News & Views Monday 2nd January to Sunday 8th January 2017  
Immigrants Should Have to Learn English Before Coming to Live in Britain

In a major report on integration, politicians call for urgent action to bring the country’s communities together. They warn that the failure to help people integrate has left a “vacuum for extremists and peddlers of hate”. In a series of ground-breaking recommendations, the All Party Parliamentary Group on Social Integration says immigrants to be required to learn English before coming to live in the UK, or be enrolled in compulsory classes when they arrive. The Group also says there should a regional immigration policy based on the Canadian model where the nations and regions of the UK can issue their own visas.

The All-Party Group also calls for a Controlling Migration Fund to help those areas most affected by immigration. They also say the EU referendum on June 23 last year should be a “wake up” call to ministers on the need to bring communities together.  “Since 2004, we have seen the largest single wave of immigration that Britain has ever experienced. “Alongside this, we have witnessed growing inequalities, rapid technological advancements, and cuts to public and voluntary sector services which have tended to undermine opportunities for social mixing and for the integration of newcomers.

Read more: Jason Beattie, Mirror,
Afghan Teen Detained by Home Office Threatens to Kill Himself

An Afghan teenager has vowed to kill himself behind bars in a detention centre near Gatwick airport rather than be forcibly returned to Afghanistan, where he says he will be killed by the Taliban. Idress Wazeer, 18, has twice attempted to take his own life since being detained by the Home Office in Brook House immigration removal centre last month and told that he would be forcibly removed from the UK any time in the next 30 days. Wazeer arrived in the UK when he was 14, after fleeing persecution by the Taliban, and claimed asylum. He says the Taliban attacked him and shot him in the leg, leaving a variety of scars on his body, and that his family were killed by the Taliban because of work his brother did for a non-governmental organisation (NGO) disapproved of by the Taliban. Home Office officials dispute his age and say he was 16 when he arrived in the UK.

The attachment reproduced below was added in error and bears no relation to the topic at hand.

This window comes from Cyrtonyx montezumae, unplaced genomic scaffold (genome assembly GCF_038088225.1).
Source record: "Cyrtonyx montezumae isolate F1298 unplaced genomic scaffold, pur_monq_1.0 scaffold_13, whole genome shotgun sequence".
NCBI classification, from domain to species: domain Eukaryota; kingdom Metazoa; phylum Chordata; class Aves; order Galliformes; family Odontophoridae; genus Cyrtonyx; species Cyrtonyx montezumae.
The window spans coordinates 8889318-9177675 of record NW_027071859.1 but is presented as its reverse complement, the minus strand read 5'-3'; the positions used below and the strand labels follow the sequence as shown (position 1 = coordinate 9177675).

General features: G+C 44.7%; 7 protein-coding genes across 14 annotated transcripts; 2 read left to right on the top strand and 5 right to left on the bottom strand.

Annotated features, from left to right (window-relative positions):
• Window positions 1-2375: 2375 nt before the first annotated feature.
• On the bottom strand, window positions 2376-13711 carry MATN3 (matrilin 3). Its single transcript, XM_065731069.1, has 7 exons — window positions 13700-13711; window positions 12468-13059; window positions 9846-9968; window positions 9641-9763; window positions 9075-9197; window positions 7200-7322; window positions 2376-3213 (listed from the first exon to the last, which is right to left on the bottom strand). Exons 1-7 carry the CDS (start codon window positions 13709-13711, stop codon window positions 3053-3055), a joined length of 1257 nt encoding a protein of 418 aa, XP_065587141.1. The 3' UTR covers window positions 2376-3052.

Wazeer said: “I am very scared about being sent back to Afghanistan. I am determined to kill myself rather than be forced back to my country. The Taliban killed my mum, my dad and my brother and I’m not going to let them kill me, too.” He added: “I’m so depressed that I can’t eat and can’t sleep. I’m very frightened about what’s going to happen to me. I’m too young to deal with all this.” Wazeer’s first attempt to kill himself was on Christmas Eve while in his room with fellow detainee Michele Terzaghi, an Italian.

Read more: Diane Taylor, Guardian,
 Mali Sends Back Migrants Deported by France